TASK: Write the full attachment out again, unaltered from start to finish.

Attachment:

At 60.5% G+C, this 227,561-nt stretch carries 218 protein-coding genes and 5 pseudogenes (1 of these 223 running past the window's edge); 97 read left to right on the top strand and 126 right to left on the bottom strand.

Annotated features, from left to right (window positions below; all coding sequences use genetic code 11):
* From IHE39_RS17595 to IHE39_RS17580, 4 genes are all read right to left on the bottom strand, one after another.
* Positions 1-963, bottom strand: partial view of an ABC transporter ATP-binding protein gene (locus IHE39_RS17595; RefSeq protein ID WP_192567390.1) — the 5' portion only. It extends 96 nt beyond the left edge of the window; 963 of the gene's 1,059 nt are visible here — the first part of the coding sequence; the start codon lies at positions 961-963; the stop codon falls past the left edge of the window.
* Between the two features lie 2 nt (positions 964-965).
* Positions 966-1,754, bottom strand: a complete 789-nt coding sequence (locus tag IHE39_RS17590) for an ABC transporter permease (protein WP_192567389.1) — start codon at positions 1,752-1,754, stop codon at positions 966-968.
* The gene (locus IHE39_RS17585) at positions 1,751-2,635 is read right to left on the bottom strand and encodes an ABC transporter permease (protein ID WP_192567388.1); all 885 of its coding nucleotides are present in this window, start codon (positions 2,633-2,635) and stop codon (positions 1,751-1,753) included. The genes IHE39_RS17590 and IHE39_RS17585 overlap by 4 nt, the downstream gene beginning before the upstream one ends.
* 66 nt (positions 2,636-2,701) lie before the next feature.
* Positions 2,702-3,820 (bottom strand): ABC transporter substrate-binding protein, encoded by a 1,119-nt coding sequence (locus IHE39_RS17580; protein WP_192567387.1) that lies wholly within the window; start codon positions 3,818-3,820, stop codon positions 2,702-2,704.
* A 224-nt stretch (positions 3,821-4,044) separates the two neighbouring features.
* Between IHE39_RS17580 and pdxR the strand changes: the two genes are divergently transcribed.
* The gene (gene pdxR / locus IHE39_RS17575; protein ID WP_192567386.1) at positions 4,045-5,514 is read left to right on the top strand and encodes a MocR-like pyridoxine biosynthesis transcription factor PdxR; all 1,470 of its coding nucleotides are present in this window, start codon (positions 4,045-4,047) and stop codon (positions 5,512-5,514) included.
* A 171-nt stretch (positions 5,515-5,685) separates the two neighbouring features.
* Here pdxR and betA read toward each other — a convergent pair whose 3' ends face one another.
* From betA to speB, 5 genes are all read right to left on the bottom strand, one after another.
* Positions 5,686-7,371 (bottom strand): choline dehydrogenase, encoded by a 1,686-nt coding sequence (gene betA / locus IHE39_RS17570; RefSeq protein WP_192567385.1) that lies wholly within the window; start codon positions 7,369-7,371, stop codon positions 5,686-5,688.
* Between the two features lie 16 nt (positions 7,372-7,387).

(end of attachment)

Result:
At 60.5% G+C, this 227,561-nt stretch carries 218 protein-coding genes and 5 pseudogenes (1 of these 223 running past the window's edge); 97 read left to right on the top strand and 126 right to left on the bottom strand.

Annotated features, from left to right (window positions below; all coding sequences use genetic code 11):
* From IHE39_RS17595 to IHE39_RS17580, 4 genes are all read right to left on the bottom strand, one after another.
* Positions 1-963, bottom strand: partial view of an ABC transporter ATP-binding protein gene (locus IHE39_RS17595; RefSeq protein ID WP_192567390.1) — the 5' portion only. It extends 96 nt beyond the left edge of the window; 963 of the gene's 1,059 nt are visible here — the first part of the coding sequence; the start codon lies at positions 961-963; the stop codon falls past the left edge of the window.
* Between the two features lie 2 nt (positions 964-965).
* Positions 966-1,754, bottom strand: a complete 789-nt coding sequence (locus tag IHE39_RS17590) for an ABC transporter permease (protein WP_192567389.1) — start codon at positions 1,752-1,754, stop codon at positions 966-968.
* The gene (locus IHE39_RS17585) at positions 1,751-2,635 is read right to left on the bottom strand and encodes an ABC transporter permease (protein ID WP_192567388.1); all 885 of its coding nucleotides are present in this window, start codon (positions 2,633-2,635) and stop codon (positions 1,751-1,753) included. The genes IHE39_RS17590 and IHE39_RS17585 overlap by 4 nt, the downstream gene beginning before the upstream one ends.
* 66 nt (positions 2,636-2,701) lie before the next feature.
* Positions 2,702-3,820 (bottom strand): ABC transporter substrate-binding protein, encoded by a 1,119-nt coding sequence (locus IHE39_RS17580; protein WP_192567387.1) that lies wholly within the window; start codon positions 3,818-3,820, stop codon positions 2,702-2,704.
* A 224-nt stretch (positions 3,821-4,044) separates the two neighbouring features.
* Between IHE39_RS17580 and pdxR the strand changes: the two genes are divergently transcribed.
* The gene (gene pdxR / locus IHE39_RS17575; protein ID WP_192567386.1) at positions 4,045-5,514 is read left to right on the top strand and encodes a MocR-like pyridoxine biosynthesis transcription factor PdxR; all 1,470 of its coding nucleotides are present in this window, start codon (positions 4,045-4,047) and stop codon (positions 5,512-5,514) included.
* A 171-nt stretch (positions 5,515-5,685) separates the two neighbouring features.
* Here pdxR and betA read toward each other — a convergent pair whose 3' ends face one another.
* From betA to speB, 5 genes are all read right to left on the bottom strand, one after another.
* Positions 5,686-7,371 (bottom strand): choline dehydrogenase, encoded by a 1,686-nt coding sequence (gene betA / locus IHE39_RS17570; RefSeq protein WP_192567385.1) that lies wholly within the window; start codon positions 7,369-7,371, stop codon positions 5,686-5,688.
* Between the two features lie 16 nt (positions 7,372-7,387).